October 15, 2019
Jeremy Sabloff, Chair The Cultural Advisory Committee of the Bureau of Educational and Cultural Affairs
U.S. Department of State
2201 C Street NW
Washington, DC 20520
To Mr. Jeremy Sabloff and the Cultural Property Advisory Committee at the U.S. Department of State:
We submit these comments to you on behalf of JIMENA: Jews Indigenous to the Middle East and North Africa. JIMENA is one of the few organizations in North America representing the interests of Mizrahi and Sephardic Jewish refugees from North Africa and the Middle East. For context, Mizrahi Jews are an indigenous Middle Eastern population, whose ancestors lived continuously in the region for over 2,500 years. In the mid 20th century until today, state-sanctioned antisemitism led to the ethnic cleansing and displacement of close to one million Mizrahi and Sephardic Jews from countries throughout the region – including Yemen. 650,000 of these Jews fled to Israel as stateless refugees and the remainder scattered to countries around the world, including the USA. Today, Mizrahi and Sephardic Jews comprise over half of Israel’s Jewish population.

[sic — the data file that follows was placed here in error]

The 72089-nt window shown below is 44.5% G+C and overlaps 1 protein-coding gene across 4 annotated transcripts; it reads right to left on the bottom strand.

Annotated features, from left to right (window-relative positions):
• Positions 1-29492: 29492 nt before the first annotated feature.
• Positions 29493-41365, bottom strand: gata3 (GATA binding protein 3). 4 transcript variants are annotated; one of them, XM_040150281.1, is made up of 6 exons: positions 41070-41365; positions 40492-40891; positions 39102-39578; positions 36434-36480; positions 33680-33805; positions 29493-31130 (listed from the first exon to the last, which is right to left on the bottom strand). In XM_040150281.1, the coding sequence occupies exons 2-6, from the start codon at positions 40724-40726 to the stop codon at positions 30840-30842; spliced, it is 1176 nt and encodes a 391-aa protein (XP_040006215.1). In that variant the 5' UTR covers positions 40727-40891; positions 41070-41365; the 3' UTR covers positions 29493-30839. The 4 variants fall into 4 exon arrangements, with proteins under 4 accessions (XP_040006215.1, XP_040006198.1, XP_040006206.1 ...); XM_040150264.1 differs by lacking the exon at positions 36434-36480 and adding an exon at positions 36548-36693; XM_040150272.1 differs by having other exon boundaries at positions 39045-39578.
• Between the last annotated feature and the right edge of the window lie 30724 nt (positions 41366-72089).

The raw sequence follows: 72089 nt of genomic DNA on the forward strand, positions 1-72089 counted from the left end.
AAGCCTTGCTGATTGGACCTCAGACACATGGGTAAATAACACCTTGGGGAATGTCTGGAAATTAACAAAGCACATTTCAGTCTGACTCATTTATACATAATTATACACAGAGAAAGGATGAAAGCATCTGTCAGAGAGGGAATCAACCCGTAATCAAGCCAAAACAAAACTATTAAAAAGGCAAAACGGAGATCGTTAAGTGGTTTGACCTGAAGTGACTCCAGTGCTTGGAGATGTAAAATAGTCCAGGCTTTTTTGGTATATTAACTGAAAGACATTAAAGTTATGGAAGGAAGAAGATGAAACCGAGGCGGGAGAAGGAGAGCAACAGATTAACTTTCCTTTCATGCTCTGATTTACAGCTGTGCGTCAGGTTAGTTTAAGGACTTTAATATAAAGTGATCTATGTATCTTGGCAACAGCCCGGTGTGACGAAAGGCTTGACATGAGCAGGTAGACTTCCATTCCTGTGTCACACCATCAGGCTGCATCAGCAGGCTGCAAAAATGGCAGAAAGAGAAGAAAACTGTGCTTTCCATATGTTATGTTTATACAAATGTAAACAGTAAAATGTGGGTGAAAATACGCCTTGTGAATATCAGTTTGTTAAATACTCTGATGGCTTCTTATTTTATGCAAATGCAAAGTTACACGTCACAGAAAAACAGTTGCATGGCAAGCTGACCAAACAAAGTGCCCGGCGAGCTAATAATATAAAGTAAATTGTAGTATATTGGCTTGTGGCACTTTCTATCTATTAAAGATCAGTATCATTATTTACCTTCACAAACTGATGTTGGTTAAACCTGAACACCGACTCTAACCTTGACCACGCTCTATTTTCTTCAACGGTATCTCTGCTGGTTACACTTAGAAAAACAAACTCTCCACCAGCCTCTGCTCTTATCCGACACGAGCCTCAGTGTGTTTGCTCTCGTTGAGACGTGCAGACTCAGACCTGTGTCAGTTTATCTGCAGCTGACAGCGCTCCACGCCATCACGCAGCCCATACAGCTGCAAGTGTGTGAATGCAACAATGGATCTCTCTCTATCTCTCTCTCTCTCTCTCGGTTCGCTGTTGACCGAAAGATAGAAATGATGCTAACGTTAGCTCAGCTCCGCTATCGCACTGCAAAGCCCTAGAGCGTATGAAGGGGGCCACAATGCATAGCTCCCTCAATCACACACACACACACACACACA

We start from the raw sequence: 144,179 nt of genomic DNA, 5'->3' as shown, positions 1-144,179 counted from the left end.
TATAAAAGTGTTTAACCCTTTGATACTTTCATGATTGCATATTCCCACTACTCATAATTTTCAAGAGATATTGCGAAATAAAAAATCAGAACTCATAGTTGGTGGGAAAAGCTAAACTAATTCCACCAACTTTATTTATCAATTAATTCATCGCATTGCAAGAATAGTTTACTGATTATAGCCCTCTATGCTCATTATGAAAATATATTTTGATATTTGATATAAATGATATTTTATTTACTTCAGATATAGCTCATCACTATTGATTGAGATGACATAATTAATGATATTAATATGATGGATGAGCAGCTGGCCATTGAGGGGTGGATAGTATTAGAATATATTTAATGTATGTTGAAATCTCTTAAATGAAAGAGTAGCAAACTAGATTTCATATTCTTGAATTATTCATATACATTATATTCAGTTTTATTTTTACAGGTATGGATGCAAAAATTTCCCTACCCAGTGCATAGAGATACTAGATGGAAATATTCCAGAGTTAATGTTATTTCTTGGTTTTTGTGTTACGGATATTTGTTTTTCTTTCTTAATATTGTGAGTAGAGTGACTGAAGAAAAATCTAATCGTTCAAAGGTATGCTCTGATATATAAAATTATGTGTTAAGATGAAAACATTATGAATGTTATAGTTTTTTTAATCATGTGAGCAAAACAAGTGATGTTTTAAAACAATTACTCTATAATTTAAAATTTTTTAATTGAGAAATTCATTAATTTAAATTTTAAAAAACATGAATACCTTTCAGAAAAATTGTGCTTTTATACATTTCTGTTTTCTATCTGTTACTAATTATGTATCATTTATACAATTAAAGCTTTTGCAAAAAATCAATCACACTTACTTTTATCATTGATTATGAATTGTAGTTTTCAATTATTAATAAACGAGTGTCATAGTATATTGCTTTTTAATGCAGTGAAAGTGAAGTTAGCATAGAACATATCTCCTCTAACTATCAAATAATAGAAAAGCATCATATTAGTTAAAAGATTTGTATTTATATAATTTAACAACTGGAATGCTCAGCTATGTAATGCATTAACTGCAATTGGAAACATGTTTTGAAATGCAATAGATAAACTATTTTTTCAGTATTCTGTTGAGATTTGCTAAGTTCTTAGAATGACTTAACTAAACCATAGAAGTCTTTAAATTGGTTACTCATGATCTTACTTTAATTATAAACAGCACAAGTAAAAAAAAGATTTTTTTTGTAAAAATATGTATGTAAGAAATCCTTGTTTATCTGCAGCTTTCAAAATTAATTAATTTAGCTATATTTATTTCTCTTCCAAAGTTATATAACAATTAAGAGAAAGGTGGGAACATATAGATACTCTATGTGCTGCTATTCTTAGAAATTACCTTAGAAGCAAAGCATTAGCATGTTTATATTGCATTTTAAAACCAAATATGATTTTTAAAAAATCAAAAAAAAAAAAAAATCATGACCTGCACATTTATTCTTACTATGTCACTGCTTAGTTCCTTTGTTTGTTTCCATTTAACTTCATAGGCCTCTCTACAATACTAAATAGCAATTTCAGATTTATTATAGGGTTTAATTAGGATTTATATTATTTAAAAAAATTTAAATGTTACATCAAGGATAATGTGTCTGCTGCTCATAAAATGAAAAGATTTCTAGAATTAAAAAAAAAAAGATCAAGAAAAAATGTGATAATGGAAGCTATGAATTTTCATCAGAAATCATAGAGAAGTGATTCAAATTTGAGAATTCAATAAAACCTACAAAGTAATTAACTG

This past December, a coalition of 18 leading Jewish organizations including: Anti-Defamation League, Conference of Presidents of Major Jewish Organizations, B’nai Brith International, World Jewish Congress, and Simon Wiesenthal Center publicly called on Secretary of State Mike Pompeo to encourage the Bureau of Educational and Cultural Affairs to explicitly recognize the rights of Jewish and minority heritage when negotiating cultural property agreements with countries in North Africa and the Middle East. In our letter to Secretary Pompeo, we specifically requested that Memoranda of Understanding (MOUs) originating in North Africa and the Middle East include provisions that list and name specific Jewish and Christian items to be excluded from the restricted list of items to be brought in the United States. We also requested that the State Department’s Bureau of Education and Cultural Heritage adheres to the limitations set by Congress under the Cultural Property Implementation Act by denying broad, excessive import restrictions to nations that have neither valued nor cherished the ancient heritage of Jewish, Christian, and other minority peoples. The letter to Secretary Pompeo is below and our requests, within the context of MOUs originating in the Middle East and North Africa, remain consistent.